This first counterargument is (again) both right and wrong. It may very well be that through eliminating bad experiences, we achieve a higher sum total of “experience points.” HOWEVER, implicit in this argument seems to be the assumption that the quality of our life has to do with a sum of our experiences. While this assumption sounds intuitive, I actually don’t think it’s very accurate. I would actually say that the quality of our lives (as viewed subjectively by ourselves) has less to do with the sum of our experiences than it does with the extremes of our experience.
Let me break this down a little further:
1. In order for something to be significant in influencing our own subjective assessment of the quality of our lives, it’s necessary that we are conscious of said thing (i.e. we remember it, even if only through the aid of others).
2. It’s just a fact that we don’t remember most of the minutiae of our lives.
3. What we do remember are the amazingly good and the catastrophically bad. Ask yourself this question: how have your last two years been? Chances are, what comes to mind are a few major things: you fell in love, you fell ill, your cat died, you finally found a job you loved. You don’t place these major things against the sum of all the minor ones. The minor things don’t even enter the equation.
All this is to say that the internet has vastly helped us do a thing (increase our sum total “experience points”) that may ultimately not matter that much.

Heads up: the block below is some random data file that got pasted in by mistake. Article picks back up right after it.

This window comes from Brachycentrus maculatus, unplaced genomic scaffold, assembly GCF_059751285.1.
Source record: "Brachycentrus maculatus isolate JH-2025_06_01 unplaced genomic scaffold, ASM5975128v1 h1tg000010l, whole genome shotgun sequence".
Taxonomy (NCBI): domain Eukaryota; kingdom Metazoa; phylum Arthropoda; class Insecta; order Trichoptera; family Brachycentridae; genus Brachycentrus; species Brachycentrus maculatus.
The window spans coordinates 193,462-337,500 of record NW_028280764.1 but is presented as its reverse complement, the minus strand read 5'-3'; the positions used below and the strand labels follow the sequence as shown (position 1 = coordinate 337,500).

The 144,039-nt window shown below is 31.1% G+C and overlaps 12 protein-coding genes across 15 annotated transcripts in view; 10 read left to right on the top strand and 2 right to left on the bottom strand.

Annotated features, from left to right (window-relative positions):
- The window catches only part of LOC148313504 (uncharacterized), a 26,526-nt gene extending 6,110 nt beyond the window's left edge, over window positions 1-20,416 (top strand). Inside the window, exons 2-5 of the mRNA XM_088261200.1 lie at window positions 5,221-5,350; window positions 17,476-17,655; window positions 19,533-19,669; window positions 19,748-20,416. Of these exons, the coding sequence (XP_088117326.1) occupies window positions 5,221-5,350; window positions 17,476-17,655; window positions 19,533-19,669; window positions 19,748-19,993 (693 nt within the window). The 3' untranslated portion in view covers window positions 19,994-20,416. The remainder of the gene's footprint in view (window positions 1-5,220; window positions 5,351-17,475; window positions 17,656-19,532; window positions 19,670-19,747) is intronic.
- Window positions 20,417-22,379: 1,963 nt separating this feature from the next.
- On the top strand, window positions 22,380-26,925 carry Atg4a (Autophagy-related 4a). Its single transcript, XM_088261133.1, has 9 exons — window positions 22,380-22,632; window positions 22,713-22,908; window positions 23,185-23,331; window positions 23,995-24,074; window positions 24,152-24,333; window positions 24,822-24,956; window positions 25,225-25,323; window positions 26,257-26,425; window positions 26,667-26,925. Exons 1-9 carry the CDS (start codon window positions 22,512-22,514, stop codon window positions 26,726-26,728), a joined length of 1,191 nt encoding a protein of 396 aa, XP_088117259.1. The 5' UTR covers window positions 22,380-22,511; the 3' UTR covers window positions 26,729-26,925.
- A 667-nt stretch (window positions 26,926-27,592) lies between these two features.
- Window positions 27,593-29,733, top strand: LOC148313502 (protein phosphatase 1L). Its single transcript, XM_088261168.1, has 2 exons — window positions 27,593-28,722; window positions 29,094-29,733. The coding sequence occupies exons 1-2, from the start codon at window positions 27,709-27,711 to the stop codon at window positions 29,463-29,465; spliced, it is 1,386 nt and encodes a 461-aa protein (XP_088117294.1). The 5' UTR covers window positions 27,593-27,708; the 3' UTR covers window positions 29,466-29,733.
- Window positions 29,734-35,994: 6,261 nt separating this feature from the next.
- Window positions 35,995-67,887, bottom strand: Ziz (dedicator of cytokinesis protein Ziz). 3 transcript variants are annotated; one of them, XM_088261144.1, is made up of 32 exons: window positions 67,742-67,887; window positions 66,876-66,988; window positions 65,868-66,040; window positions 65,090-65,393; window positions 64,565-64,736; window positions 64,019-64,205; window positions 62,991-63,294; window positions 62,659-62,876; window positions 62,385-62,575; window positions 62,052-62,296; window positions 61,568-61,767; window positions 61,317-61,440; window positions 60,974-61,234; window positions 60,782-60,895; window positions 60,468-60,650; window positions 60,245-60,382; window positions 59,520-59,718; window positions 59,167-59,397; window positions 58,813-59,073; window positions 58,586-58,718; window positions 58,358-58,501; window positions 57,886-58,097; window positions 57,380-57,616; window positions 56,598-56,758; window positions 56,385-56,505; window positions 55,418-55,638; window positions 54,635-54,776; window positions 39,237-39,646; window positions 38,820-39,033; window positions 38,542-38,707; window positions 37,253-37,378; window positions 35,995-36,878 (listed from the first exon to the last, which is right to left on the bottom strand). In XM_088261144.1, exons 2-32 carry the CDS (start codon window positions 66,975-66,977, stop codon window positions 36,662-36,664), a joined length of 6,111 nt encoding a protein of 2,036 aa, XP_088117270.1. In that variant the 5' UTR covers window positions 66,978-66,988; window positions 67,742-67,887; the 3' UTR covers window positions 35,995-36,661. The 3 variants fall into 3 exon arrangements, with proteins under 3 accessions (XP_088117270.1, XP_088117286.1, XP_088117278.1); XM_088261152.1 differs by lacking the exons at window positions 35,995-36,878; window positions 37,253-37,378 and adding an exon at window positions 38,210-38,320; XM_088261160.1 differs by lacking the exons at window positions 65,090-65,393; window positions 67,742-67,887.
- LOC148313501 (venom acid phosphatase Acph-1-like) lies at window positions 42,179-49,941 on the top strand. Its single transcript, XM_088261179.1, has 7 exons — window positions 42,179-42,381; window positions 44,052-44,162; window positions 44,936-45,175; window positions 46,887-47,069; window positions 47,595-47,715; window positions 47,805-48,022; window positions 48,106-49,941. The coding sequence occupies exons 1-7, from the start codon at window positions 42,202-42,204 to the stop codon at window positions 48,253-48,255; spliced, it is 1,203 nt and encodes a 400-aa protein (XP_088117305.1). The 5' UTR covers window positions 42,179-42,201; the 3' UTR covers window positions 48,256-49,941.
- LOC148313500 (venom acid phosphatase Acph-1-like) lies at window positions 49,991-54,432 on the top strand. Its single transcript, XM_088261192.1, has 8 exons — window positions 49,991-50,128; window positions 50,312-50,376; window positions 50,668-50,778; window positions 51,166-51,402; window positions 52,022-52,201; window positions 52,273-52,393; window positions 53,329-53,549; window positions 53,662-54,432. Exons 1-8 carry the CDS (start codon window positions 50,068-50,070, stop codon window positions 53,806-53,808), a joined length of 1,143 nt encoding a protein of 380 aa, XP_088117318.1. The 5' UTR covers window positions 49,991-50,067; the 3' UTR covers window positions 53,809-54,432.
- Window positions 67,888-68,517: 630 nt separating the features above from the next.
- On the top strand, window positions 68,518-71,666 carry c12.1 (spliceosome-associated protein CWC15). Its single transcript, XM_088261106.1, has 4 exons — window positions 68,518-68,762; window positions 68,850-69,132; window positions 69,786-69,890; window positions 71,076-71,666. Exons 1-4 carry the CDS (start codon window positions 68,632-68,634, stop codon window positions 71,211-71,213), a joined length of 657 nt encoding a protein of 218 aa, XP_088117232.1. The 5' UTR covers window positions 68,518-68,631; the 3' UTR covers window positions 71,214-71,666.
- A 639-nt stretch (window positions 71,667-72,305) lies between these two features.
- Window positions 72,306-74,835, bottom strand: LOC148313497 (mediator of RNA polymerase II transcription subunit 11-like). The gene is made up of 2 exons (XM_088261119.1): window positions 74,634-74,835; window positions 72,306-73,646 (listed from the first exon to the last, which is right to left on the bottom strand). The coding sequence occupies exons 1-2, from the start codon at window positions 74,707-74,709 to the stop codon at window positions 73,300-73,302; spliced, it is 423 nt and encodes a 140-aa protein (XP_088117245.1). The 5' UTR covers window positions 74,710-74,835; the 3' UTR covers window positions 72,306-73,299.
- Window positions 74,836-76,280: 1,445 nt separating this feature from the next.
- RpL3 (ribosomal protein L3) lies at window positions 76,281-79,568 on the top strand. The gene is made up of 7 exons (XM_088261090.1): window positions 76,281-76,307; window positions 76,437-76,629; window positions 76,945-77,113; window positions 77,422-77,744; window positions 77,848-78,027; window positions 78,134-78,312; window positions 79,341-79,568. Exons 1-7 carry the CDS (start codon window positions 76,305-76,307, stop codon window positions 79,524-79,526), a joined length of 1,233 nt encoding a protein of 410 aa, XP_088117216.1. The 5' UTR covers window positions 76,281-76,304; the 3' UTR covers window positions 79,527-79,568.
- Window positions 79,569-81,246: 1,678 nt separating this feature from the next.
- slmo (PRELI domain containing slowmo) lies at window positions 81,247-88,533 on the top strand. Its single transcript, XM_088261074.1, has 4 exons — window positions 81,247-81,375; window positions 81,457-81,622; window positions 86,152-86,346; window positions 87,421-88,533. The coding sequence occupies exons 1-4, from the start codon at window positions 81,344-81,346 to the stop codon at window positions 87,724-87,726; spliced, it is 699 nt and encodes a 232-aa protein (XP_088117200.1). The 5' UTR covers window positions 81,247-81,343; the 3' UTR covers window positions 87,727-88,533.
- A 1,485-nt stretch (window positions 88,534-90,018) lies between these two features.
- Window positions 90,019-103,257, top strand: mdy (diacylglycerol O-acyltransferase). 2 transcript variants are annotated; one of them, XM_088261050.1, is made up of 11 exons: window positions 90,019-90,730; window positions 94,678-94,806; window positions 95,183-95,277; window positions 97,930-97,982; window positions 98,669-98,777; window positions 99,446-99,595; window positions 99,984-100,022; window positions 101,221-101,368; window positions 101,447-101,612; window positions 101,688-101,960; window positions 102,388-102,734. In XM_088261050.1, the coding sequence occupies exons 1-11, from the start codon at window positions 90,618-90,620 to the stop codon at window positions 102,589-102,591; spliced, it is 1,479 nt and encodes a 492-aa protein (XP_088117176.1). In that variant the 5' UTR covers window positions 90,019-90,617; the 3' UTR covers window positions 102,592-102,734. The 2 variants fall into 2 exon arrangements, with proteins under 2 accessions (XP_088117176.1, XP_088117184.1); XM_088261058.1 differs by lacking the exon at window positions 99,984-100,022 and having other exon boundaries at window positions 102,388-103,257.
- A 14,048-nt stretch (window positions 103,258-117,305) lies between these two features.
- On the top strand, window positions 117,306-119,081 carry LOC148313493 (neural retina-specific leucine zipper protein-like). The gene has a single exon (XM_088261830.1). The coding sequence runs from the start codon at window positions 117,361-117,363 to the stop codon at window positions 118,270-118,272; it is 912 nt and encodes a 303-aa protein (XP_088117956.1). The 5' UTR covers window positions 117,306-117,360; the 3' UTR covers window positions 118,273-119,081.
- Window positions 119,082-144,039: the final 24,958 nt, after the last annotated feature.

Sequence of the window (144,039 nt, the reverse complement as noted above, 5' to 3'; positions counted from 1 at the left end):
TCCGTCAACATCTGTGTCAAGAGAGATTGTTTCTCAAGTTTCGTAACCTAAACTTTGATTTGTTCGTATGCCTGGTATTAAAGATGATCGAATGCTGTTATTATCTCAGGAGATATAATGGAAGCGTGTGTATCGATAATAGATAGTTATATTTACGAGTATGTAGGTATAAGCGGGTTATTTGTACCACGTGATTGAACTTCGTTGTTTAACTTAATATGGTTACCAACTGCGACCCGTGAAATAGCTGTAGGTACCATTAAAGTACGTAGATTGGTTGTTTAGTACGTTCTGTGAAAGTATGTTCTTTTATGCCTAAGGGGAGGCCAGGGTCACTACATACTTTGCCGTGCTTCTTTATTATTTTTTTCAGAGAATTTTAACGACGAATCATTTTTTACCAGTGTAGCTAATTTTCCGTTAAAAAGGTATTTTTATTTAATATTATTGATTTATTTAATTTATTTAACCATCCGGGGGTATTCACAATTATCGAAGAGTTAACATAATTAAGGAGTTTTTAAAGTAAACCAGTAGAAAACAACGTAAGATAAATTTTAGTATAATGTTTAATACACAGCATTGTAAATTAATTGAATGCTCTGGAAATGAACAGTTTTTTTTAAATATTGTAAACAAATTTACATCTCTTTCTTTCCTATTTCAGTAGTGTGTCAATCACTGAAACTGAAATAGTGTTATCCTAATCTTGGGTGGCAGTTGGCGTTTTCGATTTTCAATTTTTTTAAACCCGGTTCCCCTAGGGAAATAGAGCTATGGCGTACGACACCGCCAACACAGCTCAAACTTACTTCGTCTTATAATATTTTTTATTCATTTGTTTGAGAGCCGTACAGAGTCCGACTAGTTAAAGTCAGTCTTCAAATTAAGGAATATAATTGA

Then don’t use the internet, Cam (which if you’ve forgotten is the second counterargument of my imaginary Devil’s Advocate).
To this, I simply say that 1) it probably would be a good, fun experiment to, every once in a while, untether ourselves from the informational teat of the internet, but 2) it’s not the same as if there were no internet.
We can close our eyes as we walk down the street, but this is not the same as being blind. Functionally they are similar (we can’t see), but the knowledge that we could see if we so chose, makes the experience fundamentally different. We can try to act like the internet never happened, but in the back of our minds we’ll know it exists and we’ll be reduced to a novelty, a Civil War re-enactor still trying to pretend it was the good ol’ days. No, the days of surprise and of getting lost are pretty much gone.
Now get off of my lawn.
By the way, I’m Cam Lay. I’m a writer (mostly of fiction, learn more at www.camrhyslay.com) and have helped grow a few startups over the years, most recently, Skillshare, where I was the VP of Marketing.